I know that in this day and age, it's so tempting to write The End one day and push Publish the next...or the next week or month. DON'T. Edit. Revise. Then have someone else edit and revise it too, because you will NEVER catch all your own mistakes. Please, please take this necessary time to polish your book! It makes a huge difference in whether readers talk about you to all their friends or...don't. And word of mouth will always be the best sales tool. A critique partner is great, but you really, really need an actual editor. There are a ton of freelance editors out there, and though their prices might cause you some sticker-shock at first, they're worth every penny.



I know, we shouldn't judge books by their covers.. But we do. We so, so do. One of the best investments I made was a $600 cover for A Stray Drop of Blood, and another for Jewel of Persia. It seemed ridiculous at the time. But I know for a fact those covers have sold copies--people told me so.

Our covers are the first impression our books make, and when you self-publish, you have full control over what that cover looks like. Take advantage of that. Don't just slap some text on a stock photo and call it good (well, I mean, there are some really awesome stock photos that would work with, but in general...). Make your book stand out. And be glad that cover designing has come way, way down since my first covers! What I paid $600 for seven years ago would only cost me about half that now. And other options are even less. (As a side note, I'm now a pro cover designer myself...but I wasn't at the time, and I'm the first to admit it. I actually learned a ton about the process by seeing what the designer I hired came up with and studying those covers in depth.)


It doesn't matter if you're 15 or 50--if you're publishing a book, you need to treat it like a professional decision. Approach bloggers and reviewers with decorum and respect. Be friendly but don't come off as begging. Show them your passion for your story, but always remember that your job is not to defend your book. As Glennon Melton says in this awesome article, you are not your art's lawyer. Your job is to create, call it good (after putting in the hard work to make it so), and then to rest. Getting defensive about others' opinions of your work is a fast way to burn out--or worse, to get the cyber-circles up in arms against you.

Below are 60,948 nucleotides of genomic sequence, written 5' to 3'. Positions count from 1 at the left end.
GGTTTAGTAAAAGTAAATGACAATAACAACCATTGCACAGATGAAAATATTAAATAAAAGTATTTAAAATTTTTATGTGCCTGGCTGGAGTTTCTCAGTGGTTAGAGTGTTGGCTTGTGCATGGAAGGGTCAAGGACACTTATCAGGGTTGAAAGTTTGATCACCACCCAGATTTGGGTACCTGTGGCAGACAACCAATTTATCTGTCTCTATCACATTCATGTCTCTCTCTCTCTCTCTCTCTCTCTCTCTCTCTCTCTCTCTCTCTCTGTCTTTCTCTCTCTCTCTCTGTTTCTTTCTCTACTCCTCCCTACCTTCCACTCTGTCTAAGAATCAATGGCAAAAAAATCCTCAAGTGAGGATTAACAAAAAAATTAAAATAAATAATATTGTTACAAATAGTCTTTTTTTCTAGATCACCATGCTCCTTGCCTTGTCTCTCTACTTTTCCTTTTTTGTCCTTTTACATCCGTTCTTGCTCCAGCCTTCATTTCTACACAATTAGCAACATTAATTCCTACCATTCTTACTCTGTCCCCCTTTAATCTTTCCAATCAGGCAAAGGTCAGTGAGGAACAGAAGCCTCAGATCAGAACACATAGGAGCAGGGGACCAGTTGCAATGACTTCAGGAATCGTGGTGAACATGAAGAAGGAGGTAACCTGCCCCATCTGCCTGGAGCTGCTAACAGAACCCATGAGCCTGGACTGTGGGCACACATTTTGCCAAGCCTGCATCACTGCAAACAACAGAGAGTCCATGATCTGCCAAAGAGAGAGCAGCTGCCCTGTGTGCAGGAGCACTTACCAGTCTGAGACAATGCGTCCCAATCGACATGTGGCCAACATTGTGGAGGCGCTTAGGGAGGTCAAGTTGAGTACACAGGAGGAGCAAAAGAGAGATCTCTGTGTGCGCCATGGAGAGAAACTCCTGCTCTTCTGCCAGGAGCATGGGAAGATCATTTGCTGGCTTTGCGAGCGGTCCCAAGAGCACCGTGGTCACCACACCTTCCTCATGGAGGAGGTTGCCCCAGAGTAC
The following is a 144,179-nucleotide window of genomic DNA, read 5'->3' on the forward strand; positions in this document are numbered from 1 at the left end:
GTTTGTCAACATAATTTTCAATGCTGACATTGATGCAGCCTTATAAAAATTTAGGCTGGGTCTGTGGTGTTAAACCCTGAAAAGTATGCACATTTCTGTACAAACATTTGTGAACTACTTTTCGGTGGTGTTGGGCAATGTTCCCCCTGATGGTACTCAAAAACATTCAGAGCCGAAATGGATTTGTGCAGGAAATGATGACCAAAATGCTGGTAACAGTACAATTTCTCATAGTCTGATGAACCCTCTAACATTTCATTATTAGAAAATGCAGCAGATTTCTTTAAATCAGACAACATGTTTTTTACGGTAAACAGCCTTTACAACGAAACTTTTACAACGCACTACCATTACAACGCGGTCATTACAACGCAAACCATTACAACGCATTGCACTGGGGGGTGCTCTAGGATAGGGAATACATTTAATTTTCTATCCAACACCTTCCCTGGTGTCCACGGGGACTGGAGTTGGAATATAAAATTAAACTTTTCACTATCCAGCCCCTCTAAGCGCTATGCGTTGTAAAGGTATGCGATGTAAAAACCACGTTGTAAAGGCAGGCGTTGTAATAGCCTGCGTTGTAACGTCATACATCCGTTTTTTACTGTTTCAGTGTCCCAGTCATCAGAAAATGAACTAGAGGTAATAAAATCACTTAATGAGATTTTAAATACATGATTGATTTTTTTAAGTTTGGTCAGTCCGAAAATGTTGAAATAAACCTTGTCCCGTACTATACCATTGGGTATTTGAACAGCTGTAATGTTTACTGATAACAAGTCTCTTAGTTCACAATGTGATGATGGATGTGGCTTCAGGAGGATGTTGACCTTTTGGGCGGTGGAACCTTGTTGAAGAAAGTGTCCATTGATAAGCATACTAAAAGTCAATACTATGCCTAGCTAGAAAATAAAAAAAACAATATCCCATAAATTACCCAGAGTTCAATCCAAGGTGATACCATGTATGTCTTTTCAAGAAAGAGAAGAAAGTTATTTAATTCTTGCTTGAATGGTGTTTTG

That said--part of being a profession is selling your work. I mentioned above that I contacted every person who commented on a blog post. Every. Single. One. I thanked them for taking time to visit with me. I offered them a coupon code. I invited them to other online events. I was on a different blog every week, at least, for two months. I made friends. I made connections. And I didn't rely on selling only to my friends and family this time around--I worked for each and every sale at the beginning, until those people started talking about my books and the snowball effect took over.


Successful self-publishing fills a niche market. The kind that doesn't pay for big publishers, but which still has a dedicated readership. You need to know who that readership is...and it is never "people from 9 to 90, male and female, from all walks of life." It's just not. A few books transcend all boundaries and do appeal to almost everyone, but no one ever knows when they have that book in their computer. Have a specific market in mind. Connect with that market--with other writers of it and with readers of it. Let those people know where your book is like the ones they already love, and what sets it apart. Using my books as an example--in 2009, no big publisher was looking for biblical fiction, but I knew it had sold well in the past. I knew there were readers for it--and that I just had to find them. This is the great thing about genre readers--they will give any new author a try if it's in a genre they love. Take advantage of that.



So there you go. You've followed the rules, and you've put your work out there. But what then? How do you know if you should concentrate just on your own books or if you should become a publisher yourself and take on other titles?

Well...that's a topic for another post, so stay tuned. ;-)

Friday, February 5, 2016

Writer Super Power #2: Smelling

Shannon Dittemore is the author of the Angel Eyes trilogy. She has an overactive imagination and a passion for truth. Her lifelong journey to combine the two is responsible for a stint at Portland Bible College, performances with local theater companies, and a love of all things literary. When she isn’t writing, she spends her days with her husband, Matt, imagining things unseen and chasing their two children around their home in Northern California. To connect with Shan, check out her website, FB, Twitter, Instagram, or Pinterest.

Last Friday we started a new series focusing on our writerly super powers. Just as our favorite super heroes have heightened senses, writers often interact with the world on a hyper-sensitive level. We listen and we smell and we watch and we touch--we experience--all while doing our darndest to connect these sensations to words. Because words are our artistic medium.

For those playing catch-up, here's last week's post on Super Hearing. This week, we're sniffing our way to super hero status. Let's look at smelling, as it relates to writing, from three different angles.

1. What the WRITER smells
Last year, my son joined a junior football team. The practices and games were hosted at my old high school, a place I hadn't been back to since the day I graduated.

They'd repainted the school, upped their landscaping game, added a gym and a technology building. They made some upgrades to the existing facilities after a rainstorm a few years back, so in a lot of ways, it wasn't the same school any more.

I was not prepared for the wave of nostalgia that hit me like a Mack truck the moment I stepped onto campus. Redwood trees and ruddy brown earth baking in the sun, damp cement walls that had recently been power washed, the air gritty with dust kicked up by cleated football players. Football players who wreaked of unwashed gear and lucky socks. The smells of my high school experience.